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The new CIH president has launched a scheme to make links between housing and education. ...
The new CIH president has launched a scheme to make links between housing and education.

Brian Griffiths was elected president at the CIH annual conference and his presidential appeal will be raising money for a project which will develop pioneering family literacy schemes in social housing, making a link between housing and education. The scheme offers ideas and activities for pre-school children to do with their parents at home and in the local environment with the aim of encouraging learning and improving literacy.

This approach has been developed through an innovative programme for deprived areas and will link with all parts of the community and providers of social housing to deliver the scheme.

Working with the charity 'Reading Is Fundamental', part of the National Literacy Trust, the scheme will target four pilots in social housing areas around the UK. Support and skills training will be given to parents individually and collectively, and children will be allowed to choose books and keep them to encourage better communication and reading skills.

Mr Griffiths said: 'This is an ambitious target, but I hope that others will be as excited as I am about the proposals. I believe that children living in poor conditions do not have either the space, the facilities or the correct environment to work in. The scheme will help parents to explore ways to develop literacy through play, activities and the environment, even with very young children.'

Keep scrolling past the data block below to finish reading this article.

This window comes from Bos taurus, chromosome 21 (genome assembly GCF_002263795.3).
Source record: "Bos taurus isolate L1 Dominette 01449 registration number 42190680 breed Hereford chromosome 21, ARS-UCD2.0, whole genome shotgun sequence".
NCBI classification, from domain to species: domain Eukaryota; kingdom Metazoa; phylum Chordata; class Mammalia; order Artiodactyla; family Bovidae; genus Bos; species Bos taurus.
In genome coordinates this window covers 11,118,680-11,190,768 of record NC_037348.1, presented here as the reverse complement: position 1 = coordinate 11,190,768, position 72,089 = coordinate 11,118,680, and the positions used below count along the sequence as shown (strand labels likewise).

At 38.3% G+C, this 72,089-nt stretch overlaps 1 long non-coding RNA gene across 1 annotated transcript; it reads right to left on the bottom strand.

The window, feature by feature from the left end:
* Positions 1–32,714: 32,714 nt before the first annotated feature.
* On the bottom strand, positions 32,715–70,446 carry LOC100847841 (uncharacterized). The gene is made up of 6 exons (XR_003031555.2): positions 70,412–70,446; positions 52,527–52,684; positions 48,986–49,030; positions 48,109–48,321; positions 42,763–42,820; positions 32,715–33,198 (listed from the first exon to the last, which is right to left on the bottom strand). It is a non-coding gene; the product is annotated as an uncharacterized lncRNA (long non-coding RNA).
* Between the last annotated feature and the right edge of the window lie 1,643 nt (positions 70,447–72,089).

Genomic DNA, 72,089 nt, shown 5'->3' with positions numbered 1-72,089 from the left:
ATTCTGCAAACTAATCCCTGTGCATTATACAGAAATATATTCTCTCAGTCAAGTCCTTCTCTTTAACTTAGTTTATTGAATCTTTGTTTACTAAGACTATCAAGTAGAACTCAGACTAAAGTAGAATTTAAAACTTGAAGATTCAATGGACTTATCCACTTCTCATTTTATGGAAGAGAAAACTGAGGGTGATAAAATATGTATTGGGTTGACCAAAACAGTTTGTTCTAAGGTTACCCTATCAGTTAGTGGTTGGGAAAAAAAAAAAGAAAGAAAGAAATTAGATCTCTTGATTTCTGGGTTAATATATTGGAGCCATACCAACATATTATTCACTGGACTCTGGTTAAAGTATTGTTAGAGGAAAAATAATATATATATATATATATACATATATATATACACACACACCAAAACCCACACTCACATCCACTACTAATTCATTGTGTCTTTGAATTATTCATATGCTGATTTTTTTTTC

The appeal is very much in keeping with the campaign called 'Our Homes Our Future' organised jointly by the CIH, and the National Housing Federation, which aims to raise the public and political profile of housing as it impacts on every aspect of our lives, and particularly our health and education.

Sally Champion, director of Reading Is Fundamental, said: 'RIF is delighted to be working with CIH on this ground-breaking initiative. What we have started in Newcastle we very much want to build on in other parts of the UK - working with parents and their pre-school children to achieve significant long-term change and building the capacity of the community to help other local children grow up loving books.'

To find out more about RIF visit the RIF website; or email Sally Champion on


RIF provides brand new books for children to choose and own at no cost to themselves or their family. Since RIF was launched in the UK in 1996 it has distributed over 190,000 books to more than 63,000 children at events across the UK in locations as varied as libraries, parent-toddler groups, women's refuges, football clubs, schools, unemployment centres, schools and drama groups. RIF does not provide books for schools, 'RIF gives books to children; their choices; their books; their future.'

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